Clinical Services

Oral Presentation

(CS3-02) Application of Telemedicine to Address Service Gaps for Young Children with ASD in Rural Communities

Sunday, April 23
2:15 PM - 2:45 PM
Location: W224 AB

The increasing prevalence of ASD (CDC, 2012) brings more demand for diagnostic and early intervention services. Research suggests early diagnosis and subsequent early intervention services play a significant role in facilitating optimal outcomes for children with developmental delays and disabilities (Carter et al., 2011; Dawson et al., 2012; Rogers et al., 2012). Despite significant needs for diagnostic and behavioral services, access can be challenging; many children, particularly those from underrepresented groups, are still not diagnosed until after 48-months (CDC, 2012). Similarly, early intervention providers with ASD and applied behavior analysis (ABA) expertise are difficult to access in many communities (Mello et al., in press) due to shortages of providers, cost of services, and ability to travel to access services. Recently, behavioral assessments as well as caregiver and provider training for treating individuals with developmental delays and disabilities has been conducted via telemedicine (Marturana & Woods, 2012; Wacker at al., 2013).

Program Description

In an effort to address the service gap for families of children with ASD in rural communities, a telemedicine model of service delivery has been developed through a partnership between a university-based center for ASD and state department of education. This program facilitates access to diagnostic evaluations through the establishment of three clinical sites in rural areas of Tennessee where families may access a diagnostic screening for ASD. Components of the consult include 1) administration of the Screening Tool for Autism in Toddlers and Young Children (STAT) onsite by an Early Intervention Provider or Behavioral Specialist, and 2) remote observation, parent interview, and feedback by a licensed university-based psychologist.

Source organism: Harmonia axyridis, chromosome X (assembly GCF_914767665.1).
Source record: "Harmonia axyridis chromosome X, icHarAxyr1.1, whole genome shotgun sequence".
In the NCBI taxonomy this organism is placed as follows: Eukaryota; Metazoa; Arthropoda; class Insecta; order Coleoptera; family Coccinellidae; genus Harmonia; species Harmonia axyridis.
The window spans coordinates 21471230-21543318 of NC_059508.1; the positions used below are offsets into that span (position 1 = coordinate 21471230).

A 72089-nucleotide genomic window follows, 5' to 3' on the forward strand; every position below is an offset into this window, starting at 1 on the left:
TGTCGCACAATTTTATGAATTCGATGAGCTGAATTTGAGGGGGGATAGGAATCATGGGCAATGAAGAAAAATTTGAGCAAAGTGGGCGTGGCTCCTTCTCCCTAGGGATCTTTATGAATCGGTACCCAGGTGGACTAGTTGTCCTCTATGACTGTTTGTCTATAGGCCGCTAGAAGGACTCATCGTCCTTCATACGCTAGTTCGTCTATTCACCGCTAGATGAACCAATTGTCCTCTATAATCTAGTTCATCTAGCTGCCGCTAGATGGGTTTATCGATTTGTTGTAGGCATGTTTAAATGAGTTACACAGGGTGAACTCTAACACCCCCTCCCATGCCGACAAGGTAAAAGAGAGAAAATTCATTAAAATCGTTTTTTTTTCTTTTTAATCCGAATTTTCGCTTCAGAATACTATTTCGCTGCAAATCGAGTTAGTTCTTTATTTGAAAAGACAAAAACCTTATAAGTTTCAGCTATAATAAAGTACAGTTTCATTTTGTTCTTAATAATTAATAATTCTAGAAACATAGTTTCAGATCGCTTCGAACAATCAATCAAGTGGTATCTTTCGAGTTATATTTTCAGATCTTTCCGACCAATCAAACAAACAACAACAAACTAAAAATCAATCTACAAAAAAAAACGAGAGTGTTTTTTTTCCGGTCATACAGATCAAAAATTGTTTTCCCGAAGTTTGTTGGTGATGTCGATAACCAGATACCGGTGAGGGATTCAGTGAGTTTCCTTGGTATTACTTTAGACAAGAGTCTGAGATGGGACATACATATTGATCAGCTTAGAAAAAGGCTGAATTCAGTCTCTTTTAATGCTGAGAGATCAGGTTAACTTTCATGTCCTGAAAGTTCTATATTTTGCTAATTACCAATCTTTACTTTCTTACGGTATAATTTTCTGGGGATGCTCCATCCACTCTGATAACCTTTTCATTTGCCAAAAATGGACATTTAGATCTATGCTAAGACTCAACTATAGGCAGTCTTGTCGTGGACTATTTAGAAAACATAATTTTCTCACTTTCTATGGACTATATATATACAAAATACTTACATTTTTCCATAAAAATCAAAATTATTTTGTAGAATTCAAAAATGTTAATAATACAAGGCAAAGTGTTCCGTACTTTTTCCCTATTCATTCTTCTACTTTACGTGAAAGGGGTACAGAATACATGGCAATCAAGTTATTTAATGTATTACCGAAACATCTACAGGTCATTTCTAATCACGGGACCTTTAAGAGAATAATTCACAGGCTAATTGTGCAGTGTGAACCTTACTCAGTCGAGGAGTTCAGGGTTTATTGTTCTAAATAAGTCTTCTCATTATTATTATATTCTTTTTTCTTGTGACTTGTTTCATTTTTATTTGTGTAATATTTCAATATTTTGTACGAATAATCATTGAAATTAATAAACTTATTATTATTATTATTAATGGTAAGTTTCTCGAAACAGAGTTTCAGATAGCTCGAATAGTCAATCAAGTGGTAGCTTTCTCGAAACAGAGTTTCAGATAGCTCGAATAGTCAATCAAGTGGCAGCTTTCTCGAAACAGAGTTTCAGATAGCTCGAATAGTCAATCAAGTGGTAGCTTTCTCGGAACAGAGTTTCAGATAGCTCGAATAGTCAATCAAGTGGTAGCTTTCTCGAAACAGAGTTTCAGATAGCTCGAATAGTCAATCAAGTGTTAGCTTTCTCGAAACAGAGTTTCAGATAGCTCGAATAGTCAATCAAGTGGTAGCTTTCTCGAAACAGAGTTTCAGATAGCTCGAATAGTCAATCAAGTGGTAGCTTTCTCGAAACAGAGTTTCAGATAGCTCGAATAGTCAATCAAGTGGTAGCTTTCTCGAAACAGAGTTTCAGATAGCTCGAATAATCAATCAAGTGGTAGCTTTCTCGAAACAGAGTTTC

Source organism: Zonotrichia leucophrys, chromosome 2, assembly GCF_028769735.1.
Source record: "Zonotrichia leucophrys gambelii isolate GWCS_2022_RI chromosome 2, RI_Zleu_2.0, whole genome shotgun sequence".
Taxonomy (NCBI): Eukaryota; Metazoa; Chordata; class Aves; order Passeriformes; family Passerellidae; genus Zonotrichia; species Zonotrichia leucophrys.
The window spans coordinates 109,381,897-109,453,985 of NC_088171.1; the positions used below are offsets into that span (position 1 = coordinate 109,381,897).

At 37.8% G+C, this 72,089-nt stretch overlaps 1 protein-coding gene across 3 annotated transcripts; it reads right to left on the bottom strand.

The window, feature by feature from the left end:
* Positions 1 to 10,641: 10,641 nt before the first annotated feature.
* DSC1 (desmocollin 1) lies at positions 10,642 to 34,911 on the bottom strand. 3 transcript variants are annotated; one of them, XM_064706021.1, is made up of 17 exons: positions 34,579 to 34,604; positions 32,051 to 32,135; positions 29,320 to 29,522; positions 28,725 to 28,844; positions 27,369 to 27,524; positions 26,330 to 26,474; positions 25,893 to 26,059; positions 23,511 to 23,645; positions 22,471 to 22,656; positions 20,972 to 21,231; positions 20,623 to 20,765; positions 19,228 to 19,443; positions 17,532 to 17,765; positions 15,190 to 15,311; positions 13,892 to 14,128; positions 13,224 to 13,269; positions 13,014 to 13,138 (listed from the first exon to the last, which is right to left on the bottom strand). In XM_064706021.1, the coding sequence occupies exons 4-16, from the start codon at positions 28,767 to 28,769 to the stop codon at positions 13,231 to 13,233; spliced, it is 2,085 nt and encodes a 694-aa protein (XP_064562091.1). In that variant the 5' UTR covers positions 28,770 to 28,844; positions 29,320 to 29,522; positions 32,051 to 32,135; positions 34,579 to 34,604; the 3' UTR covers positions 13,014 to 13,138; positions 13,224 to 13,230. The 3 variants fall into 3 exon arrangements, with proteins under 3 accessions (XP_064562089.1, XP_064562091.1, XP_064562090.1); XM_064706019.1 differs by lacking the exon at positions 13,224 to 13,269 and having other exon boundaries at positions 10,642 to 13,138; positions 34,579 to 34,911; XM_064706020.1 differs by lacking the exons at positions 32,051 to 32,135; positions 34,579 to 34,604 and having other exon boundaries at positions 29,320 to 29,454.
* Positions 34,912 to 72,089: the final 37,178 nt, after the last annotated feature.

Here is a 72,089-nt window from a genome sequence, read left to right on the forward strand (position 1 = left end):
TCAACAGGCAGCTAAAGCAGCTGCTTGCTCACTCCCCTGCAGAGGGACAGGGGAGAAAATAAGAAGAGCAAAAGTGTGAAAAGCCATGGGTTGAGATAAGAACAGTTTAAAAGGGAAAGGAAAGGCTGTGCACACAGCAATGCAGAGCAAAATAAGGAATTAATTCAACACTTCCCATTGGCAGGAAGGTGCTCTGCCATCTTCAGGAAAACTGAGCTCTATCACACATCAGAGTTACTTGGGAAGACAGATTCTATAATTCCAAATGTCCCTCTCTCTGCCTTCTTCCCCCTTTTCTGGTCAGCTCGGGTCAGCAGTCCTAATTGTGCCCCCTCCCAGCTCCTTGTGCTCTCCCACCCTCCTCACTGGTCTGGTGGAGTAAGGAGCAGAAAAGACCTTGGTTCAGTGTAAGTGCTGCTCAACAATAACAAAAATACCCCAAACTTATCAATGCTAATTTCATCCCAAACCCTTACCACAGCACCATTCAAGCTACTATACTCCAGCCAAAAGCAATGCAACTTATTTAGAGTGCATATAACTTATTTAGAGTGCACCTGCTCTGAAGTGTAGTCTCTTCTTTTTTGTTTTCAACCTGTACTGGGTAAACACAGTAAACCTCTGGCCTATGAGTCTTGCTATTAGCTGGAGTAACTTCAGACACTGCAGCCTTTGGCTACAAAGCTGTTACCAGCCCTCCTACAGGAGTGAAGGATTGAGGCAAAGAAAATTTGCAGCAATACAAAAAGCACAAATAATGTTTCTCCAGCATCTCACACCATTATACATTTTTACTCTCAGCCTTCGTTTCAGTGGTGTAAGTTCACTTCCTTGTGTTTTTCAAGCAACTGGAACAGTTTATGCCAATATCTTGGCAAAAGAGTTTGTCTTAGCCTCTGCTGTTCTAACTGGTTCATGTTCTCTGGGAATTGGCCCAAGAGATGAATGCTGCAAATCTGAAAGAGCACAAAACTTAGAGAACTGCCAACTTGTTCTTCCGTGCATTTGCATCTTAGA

Following evaluation, families and their Early Intervention Providers engage in 6 intervention sessions guided by a Behavioral Specialist, focusing on the application of ABA to address a specific area of need as identified by the family (i.e., challenging behavior reduction, increased functional communication). Early Intervention Providers were engaged in an effort to build capacity of state-funded providers to support families of children with ASD. The intervention sessions includes a combination of in person and remote Behavioral Specialist support.

Results and Conclusion

Average caregiver satisfaction ratings with the telemedicine diagnostic procedure were 4.8 on a 5-point scale where 5 equals "Strongly Agree". In addition, families saved an average of 3 hours in travel time. Following participation in intervention services, caregivers reported improvements in child performance with an average rating of 3.2 on a 7-point scale with 1 equaling "Very Much Improved". Caregivers and children also demonstrated improvement across individualized goals related to social communication and behavior. Finally, satisfaction ratings for intervention services were high with an average score of 3.0 on a 3-point scale with 3 equaling "Agree". These outcomes suggest telemedicine may serve as a strategy for ameliorating the service gap for families in rural communities.

Learning Objectives:

Alacia Stainbrook

Early Intervention Program Coordinator
Vanderbilt Kennedy Center Treatment and Research Institute for Autism Spectrum Disorders (VKC TRIAD)

Dr. Alacia Stainbrook directs the Early Intervention Program at the Vanderbilt Kennedy Center's Treatment and Research Institute for Autism Spectrum Disorders (VKC TRIAD). Dr. Stainbrook is a Board Certified Behavior Analyst and completed her Ph.D in Early Childhood Special Educationat at Peabody College at Vanderbilt University. She has been working with young children with ASD and their families for over 14 years in home, school, and clinic-based settings. As Program Coordinator, Dr. Stainbrook oversees programs that provide early intervention services for families of young children with ASD as well as professional development opportunities for Early Childhood providers across the state of Tennessee. Under Dr. Stainbrook's leadership, over the past 3 years, this program has grown from serving only families within 30 miles of Vanderilt University to providing both in person and telemedicine-based services across Middle and West, TN reaching families up to 200 miles from the University. Dr. Stainbrook's current interest and efforts are focused primarily on the development of tools and protocols to extend early intervention behavioral services as well as early diagnostic services to families in the most rural areas of Tennessee.


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(CS3-02) Application of Telemedicine to Address Service Gaps for Young Children with ASD in Rural Communities

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